I listen to an album like Sam Baker’s Grace and it is beautiful in its own way but I don’t want to live in the past. It is a haunting reflection set in traditional sounds, but what about moving forward? Florida Georgia Line interest me more and their songs resonate with me intensely. Same with Blake Shelton. and, might i add, the clip that he often dips into for Blake is “Boys ‘Round Here”—a song that actively seeks to display the integration of country “white” people and hip-hop “black” people. it might seem like another hugely gawky gesture like “Accidental Racist” but hell, the fact that these gestures are being made, no matter how corny they might be is still a fascinating, important step. (How could these bridges across genre and race lines NOT be awkward considering even the artist’s parents were raised amid blatant racism?)  This interests me, an attempt at reparations no matter how bungled, or an attempt to show the similarities in their lifestyles and the common ground. Or how about at the end of the song when the Shelton’s wife Miranada Lambert and her troupe of Pistol Annies show up? The scene easily alludes to the “O Brother Where Art Thou” scene with the sirens (read: female sexual empowerment) and they even chant “ooooh lets ride” a phrase that shifts the power balance—and maybe even the steering wheel—back into the hands of the women. Of course, these nuances are lost in a clip that merely isolates the words “beer” or “truck.”

I am most surprised that this clip was made by someone who purports to love country music because it plays into the most facile assumptions about the genre. Why are these topics so common? Because this lifestyle still exists—and there’s nothing wrong with that. There’s still people who live close to rivers and have beloved spots they visit to kiss their lovers, smoke cigarettes or talk about life. There’s still working class men who use their trucks as part of their livelihood and feel a strong connection the machines that enable them to earn a living. My dad has driven a truck for over 20 years now, it’s barely even a possession, it’s almost a coworker. There’s plenty of women who like to wear tight pants and kick back beers and yes even get into trucks with men! These are time-tested topics for a reason, they resonate with audiences who share this lived experience. That doesn’t mean country music is boring or horribly the same always. It means that human beings are often drawn to the most basic, carefree elements of life especially when they’re creating or listening to music. None of the songs in the clips chosen are devoid of meaning or “awful” because they address topics that are similar or have been discussed before.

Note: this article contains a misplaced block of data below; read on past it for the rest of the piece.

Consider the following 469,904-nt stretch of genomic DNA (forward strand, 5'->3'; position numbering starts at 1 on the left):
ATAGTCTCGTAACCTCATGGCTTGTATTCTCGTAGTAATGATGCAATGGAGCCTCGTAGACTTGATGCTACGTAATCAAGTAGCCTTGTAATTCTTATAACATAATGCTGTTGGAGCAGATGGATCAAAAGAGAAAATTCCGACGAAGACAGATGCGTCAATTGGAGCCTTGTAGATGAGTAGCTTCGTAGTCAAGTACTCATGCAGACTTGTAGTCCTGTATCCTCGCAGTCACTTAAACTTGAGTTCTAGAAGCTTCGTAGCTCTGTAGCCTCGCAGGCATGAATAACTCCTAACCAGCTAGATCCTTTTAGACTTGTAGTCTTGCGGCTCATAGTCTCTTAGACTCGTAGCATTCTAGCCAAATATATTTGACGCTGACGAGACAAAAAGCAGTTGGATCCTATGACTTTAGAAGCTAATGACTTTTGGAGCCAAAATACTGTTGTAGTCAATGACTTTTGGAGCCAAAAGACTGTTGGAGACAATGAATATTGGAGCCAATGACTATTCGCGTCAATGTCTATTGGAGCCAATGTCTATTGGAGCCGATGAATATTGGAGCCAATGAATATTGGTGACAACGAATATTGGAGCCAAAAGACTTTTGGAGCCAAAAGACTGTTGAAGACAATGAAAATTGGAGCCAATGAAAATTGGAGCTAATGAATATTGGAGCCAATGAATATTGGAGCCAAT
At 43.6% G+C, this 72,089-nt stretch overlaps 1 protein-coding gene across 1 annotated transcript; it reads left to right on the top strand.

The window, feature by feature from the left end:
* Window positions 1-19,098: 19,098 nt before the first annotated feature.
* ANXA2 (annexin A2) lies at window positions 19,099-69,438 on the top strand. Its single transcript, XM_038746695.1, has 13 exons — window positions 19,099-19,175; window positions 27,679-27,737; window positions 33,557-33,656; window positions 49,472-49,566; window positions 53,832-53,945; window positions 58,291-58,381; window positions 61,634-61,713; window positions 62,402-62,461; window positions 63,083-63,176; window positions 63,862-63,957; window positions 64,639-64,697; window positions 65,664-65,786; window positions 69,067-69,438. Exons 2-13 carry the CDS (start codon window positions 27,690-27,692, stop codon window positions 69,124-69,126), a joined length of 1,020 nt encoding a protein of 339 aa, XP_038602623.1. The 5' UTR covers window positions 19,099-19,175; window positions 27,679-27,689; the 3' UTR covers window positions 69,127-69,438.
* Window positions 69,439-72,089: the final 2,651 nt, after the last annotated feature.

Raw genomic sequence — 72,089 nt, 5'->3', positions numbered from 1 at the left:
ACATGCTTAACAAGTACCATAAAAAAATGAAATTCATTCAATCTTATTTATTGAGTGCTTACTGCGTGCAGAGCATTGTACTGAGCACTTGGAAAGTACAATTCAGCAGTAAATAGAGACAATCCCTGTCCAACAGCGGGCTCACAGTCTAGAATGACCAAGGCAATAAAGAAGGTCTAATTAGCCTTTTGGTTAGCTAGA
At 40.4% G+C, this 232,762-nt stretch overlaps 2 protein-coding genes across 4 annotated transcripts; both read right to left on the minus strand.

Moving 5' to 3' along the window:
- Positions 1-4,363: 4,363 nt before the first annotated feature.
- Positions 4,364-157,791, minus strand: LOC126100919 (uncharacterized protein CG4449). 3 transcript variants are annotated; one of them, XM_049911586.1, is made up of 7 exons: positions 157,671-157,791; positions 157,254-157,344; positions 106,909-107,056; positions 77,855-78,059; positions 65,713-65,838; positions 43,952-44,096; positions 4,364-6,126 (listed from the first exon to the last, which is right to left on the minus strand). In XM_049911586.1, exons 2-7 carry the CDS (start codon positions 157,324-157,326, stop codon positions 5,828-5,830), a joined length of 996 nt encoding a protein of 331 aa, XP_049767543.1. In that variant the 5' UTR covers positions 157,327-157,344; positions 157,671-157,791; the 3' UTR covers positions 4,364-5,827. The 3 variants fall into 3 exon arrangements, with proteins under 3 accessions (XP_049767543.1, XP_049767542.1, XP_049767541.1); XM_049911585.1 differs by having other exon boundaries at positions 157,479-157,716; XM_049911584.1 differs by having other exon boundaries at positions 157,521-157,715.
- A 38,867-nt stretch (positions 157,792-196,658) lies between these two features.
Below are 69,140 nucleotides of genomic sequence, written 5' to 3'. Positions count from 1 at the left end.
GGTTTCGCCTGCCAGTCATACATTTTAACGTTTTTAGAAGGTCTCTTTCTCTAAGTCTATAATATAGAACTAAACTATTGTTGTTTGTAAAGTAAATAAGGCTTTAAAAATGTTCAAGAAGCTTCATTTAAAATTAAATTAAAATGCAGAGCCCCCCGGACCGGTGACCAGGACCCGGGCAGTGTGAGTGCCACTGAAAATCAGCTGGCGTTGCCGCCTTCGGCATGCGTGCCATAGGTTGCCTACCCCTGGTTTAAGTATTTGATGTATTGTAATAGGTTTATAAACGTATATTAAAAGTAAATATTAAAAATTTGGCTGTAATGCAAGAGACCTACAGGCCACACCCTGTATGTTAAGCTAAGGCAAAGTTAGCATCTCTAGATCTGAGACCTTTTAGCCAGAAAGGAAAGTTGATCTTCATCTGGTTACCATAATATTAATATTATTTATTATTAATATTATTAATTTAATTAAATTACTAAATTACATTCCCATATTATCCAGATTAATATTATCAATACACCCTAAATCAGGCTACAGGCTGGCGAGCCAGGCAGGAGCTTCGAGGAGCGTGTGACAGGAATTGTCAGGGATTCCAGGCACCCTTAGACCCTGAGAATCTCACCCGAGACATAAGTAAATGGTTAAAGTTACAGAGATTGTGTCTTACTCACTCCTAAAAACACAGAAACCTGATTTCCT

Furthermore, this concept could be applied to any genre. Hip-hop? Almost too easy. Pop: no problem. Indie rock?? Like shooting fish in a barrel. The real reason why country is so often held under this microscope and examined by scoffing critics is because the intellectual elite have a problem with the working class of America. They judge them for their life choices and for their beliefs, they see them as lesser beings and they’re confused by their lifestyle. So in place of this confusion and ignorance they choose mockery and hate. It’s disgusting and I’m sick of it. I came from a working class family for generations back and I also got an education and moved to an urban center. I can keep a foot firmly in both worlds and feel fine, but mostly people see them as antithetical. They only are because of fear and prejudice and putting another name on it is simply untrue at this point. It’s not the same as the backlash against hip-hop because that has a spine of racism supporting it too, but the hatefulness and dismissal is goddamn close.

Country music is good, often great art, and songs about trucks, river banks and beer are just different signifiers for the same subjects discussed in every genre. Sex. Love. Escape from reality. Dreams. Family and heritage. Spaces that hold significance. Relationships. Possession. Home. Loyalty. Victory and loss. etc etc etc.

THIS video doesn’t show what’s wrong with country music, it shows what’s wrong with the way people think country music can be treated. It’s become an easy punch line and the butt of a joke because standing up for it hasn’t been cool. Being poor, rural or working class hasn’t been cool. This has been the crux of my argument for most of the year about country—that finally the internet and post-genre listening lifestyles has led to a dissolution of many of the hierarchies in art that have been in place. I went to stagecoach this year and saw tweens unabashedly singing along to country artists old and new—in LA no less.! They like country because no one told them not to yet. Hopefully, no one ever will.­

3 months ago